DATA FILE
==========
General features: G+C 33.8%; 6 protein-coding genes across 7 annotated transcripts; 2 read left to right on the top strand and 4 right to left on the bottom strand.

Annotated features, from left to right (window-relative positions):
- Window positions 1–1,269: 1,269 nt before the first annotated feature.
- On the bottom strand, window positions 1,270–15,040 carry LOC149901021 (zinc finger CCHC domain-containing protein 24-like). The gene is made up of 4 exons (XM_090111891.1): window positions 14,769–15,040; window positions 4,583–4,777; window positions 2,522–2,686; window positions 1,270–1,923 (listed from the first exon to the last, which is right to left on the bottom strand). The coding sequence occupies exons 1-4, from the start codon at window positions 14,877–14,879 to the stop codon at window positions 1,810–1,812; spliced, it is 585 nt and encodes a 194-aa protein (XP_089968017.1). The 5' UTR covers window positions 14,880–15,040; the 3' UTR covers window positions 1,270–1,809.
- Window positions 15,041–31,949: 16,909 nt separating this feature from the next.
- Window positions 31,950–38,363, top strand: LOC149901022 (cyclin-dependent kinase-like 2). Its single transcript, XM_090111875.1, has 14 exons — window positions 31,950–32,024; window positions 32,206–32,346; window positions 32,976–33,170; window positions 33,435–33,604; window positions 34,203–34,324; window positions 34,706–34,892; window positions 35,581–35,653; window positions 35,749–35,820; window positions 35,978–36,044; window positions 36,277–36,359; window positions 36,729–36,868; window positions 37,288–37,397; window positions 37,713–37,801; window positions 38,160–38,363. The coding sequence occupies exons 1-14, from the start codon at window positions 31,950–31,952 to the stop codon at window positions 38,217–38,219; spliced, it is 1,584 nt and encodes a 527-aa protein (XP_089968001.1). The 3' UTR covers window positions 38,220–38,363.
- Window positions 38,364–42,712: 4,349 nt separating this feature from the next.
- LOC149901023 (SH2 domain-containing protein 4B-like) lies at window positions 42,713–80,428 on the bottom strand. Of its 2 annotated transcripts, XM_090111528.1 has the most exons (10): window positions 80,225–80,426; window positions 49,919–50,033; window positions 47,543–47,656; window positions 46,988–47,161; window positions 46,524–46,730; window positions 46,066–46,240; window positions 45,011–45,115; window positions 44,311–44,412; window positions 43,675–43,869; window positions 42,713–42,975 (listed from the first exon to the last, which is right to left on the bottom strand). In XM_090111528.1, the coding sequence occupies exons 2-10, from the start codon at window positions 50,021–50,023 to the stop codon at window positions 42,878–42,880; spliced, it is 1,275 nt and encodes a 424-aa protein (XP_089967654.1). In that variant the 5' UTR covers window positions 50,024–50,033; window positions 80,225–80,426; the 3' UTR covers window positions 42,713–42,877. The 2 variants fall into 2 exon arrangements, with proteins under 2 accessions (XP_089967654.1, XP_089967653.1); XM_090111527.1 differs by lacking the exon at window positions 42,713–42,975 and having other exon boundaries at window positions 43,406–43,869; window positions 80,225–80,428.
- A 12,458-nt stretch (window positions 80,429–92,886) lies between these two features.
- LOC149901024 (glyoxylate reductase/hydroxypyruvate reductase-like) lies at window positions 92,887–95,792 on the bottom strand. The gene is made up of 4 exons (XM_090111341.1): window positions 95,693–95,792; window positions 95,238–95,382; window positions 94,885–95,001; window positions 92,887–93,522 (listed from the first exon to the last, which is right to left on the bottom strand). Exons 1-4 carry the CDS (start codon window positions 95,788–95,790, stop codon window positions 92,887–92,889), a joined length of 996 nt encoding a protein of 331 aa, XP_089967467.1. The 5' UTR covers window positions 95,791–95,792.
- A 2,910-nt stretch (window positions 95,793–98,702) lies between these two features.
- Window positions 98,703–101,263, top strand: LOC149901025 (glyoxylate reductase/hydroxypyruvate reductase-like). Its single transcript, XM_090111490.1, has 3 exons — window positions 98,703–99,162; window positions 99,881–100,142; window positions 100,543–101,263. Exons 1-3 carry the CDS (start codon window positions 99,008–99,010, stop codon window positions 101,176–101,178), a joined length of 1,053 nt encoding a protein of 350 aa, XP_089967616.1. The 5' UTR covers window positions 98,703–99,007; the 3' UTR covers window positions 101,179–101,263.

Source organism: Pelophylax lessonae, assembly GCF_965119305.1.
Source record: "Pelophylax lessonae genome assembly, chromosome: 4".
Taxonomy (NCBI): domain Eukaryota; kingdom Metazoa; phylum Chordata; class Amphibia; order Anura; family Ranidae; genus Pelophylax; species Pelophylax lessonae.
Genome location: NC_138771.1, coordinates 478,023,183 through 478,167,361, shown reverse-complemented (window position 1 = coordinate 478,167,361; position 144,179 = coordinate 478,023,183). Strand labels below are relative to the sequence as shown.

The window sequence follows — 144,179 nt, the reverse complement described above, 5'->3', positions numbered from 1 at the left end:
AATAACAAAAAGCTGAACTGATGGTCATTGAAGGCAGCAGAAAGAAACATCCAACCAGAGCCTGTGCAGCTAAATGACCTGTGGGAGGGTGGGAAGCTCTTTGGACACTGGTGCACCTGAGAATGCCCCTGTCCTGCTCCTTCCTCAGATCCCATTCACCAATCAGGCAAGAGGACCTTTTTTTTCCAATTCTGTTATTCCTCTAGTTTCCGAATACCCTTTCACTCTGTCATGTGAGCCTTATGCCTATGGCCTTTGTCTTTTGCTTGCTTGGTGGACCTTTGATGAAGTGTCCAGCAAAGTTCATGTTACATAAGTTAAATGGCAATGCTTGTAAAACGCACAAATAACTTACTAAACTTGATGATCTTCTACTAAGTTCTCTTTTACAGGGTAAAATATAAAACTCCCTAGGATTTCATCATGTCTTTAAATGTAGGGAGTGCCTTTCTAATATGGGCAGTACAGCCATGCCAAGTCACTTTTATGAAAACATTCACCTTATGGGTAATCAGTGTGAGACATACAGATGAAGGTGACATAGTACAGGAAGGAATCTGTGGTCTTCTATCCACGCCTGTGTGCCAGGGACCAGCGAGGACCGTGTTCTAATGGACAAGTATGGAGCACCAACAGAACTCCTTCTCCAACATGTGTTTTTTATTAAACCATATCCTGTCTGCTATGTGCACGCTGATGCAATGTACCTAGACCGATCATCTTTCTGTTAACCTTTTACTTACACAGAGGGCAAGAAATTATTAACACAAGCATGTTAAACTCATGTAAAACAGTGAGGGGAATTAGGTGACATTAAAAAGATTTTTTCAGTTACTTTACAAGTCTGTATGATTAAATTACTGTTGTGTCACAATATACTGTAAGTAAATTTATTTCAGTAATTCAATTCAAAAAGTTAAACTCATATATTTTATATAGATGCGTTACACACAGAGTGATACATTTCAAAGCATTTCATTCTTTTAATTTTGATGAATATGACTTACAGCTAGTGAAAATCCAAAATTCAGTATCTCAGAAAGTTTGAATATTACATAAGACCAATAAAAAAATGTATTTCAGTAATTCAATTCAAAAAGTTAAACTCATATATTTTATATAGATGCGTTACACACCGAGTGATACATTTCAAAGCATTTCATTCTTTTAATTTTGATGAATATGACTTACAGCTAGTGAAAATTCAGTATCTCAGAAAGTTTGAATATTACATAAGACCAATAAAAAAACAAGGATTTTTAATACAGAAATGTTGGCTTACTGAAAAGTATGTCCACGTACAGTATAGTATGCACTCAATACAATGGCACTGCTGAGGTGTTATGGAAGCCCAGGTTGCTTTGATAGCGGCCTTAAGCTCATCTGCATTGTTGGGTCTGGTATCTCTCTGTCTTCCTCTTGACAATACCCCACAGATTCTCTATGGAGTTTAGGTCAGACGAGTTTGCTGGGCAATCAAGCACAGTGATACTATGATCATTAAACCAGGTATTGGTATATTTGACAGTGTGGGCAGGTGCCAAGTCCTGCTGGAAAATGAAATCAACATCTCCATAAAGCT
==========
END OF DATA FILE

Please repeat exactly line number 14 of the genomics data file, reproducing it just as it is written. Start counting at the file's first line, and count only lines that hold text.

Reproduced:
Source record: "Pelophylax lessonae genome assembly, chromosome: 4".